Are eCommerce prices getting too dynamic?

This holiday season I was looking for a specific toy as a gift. I did a price comparison and found it had the lowest price at the Toys R’ Us site. When I went back to make the purchase just 2 hours later, the price has jumped up by 50%. Now I had to do my comparison all over again. That was frustrating to say the least.

This is the latest example of Dynamic Pricing. It’s been around for a while but mostly in scarcity driven industries like airlines and hospitality / entertainment. Here the rules of the game are clear, inventory is limited, it has an expiration date, securing a sale in advance has benefits and discounters can help you sell last minute excess inventory.

Now back to our dynamic pricing for $50 toys, other than a few highly desirable toys before Christmas, this is not a scarcity market. Special sale, timed sales, loyalty coupons and all these dynamic promotions are confusing enough but serve a purpose. Not being able to do a simple price comparison and place an order is annoying and will impact the buying decision. If there is always the possibility of a lower price just around the corner, then let’s wait.

Target had recently announced that it will begin price matching for all products, even against amazon but details on implementation are a bit fuzzy.

As dynamic pricing gets more widely used and noticed by consumers, how will they react?

Here are a few suggestions for retailers considering or implementing dynamic pricing strategies:

  • If the products you sell are of a limited quantity, knowing how many are there (at this price) is very helpful. What Orbitz does for example (only 3 tickets left at this price!) gives the consumer valuable information and an incentive to act fast.
  • If a price is reduced for a period of time, let the consumer know for how long it will stay at this price. Again, enables decision making.
  • Shop with confidence. While guarantees against future discounts are problematic, consider offering this to members of your loyalty club. The same way a great sales associate will tell you a sale is starting next week and he will hold the items for you so you can pick them up at the lower price, rewarding the best customers with price assurance and advance knowledge of sales will go a long way.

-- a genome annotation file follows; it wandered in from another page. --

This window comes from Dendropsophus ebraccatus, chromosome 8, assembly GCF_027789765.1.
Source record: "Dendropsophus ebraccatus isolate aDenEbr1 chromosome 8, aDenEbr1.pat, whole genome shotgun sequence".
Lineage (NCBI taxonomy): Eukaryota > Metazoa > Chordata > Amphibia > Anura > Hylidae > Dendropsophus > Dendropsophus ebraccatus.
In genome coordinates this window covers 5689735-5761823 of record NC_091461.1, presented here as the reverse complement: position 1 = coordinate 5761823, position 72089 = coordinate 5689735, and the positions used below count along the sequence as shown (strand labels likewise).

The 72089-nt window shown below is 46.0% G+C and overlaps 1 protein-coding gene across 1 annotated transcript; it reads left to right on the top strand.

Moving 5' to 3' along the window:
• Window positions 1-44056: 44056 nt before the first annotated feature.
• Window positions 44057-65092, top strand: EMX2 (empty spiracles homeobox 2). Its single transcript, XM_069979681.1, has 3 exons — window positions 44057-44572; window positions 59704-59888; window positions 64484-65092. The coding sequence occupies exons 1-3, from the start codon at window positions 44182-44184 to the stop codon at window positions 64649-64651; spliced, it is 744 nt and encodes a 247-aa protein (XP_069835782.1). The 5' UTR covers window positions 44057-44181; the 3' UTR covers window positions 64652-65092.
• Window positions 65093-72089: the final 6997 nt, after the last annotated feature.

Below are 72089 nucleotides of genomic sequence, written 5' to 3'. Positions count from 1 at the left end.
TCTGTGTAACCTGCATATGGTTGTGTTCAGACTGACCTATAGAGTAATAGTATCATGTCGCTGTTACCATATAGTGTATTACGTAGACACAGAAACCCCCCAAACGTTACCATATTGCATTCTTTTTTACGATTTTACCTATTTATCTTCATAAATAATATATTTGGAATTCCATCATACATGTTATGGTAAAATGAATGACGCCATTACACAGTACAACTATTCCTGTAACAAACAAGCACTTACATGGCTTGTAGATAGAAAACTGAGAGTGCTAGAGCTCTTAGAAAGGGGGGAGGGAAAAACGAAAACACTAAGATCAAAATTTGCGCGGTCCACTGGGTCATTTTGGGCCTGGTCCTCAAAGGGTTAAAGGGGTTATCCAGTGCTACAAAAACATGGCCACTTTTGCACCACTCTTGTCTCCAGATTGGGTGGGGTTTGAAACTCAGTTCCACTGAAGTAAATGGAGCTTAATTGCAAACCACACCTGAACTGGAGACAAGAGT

• If you are putting an item below the competition, make it known. Consumers may doubt it but if they check and found it is true it will build trust.
  • Try not to put items that are dynamically priced into an email. Since you have no control over when the consumer will read the email, they may be viewing pricing that are no longer correct.
  • Feed the aggregators and comparison sites as soon as changes are made.

The key theme here is that dynamic pricing can be great if the buyers are given enough confidence and information to make decisions. Otherwise it may just make the the consumer even more hesitant to click the “Buy” button.

Understanding Multichannel Analytics

While web analytics can give you a pretty accurate picture of how well online buyers respond to online marketing activities, it fails to tell you anything about how your online marketing affects offline purchase behavior and how offline marketing affects online behavior. If you website has a 3% conversion rate, what about the remaining 97% of your visitors? If you send out 50,000 coupons and get a 2% direct response rate, what about the other 98% of those who got the coupons? Is there a way to measure what they do? Enter multichannel analytics.  Multichannel analytics is a process where all marketing channels are analyzed to develop a more complete view of visitor behavior.

The Four Marketing / Purchase Quadrants

While there are four quadrants of multichannel analytics as outlined in the figure on the right, this post will discuss the two online/offline combinations shown in red. I will briefly explain some of the issues regarding multichannel analytics, some methods of tagging offline marketing and offline purchases, and show you some of the benefits.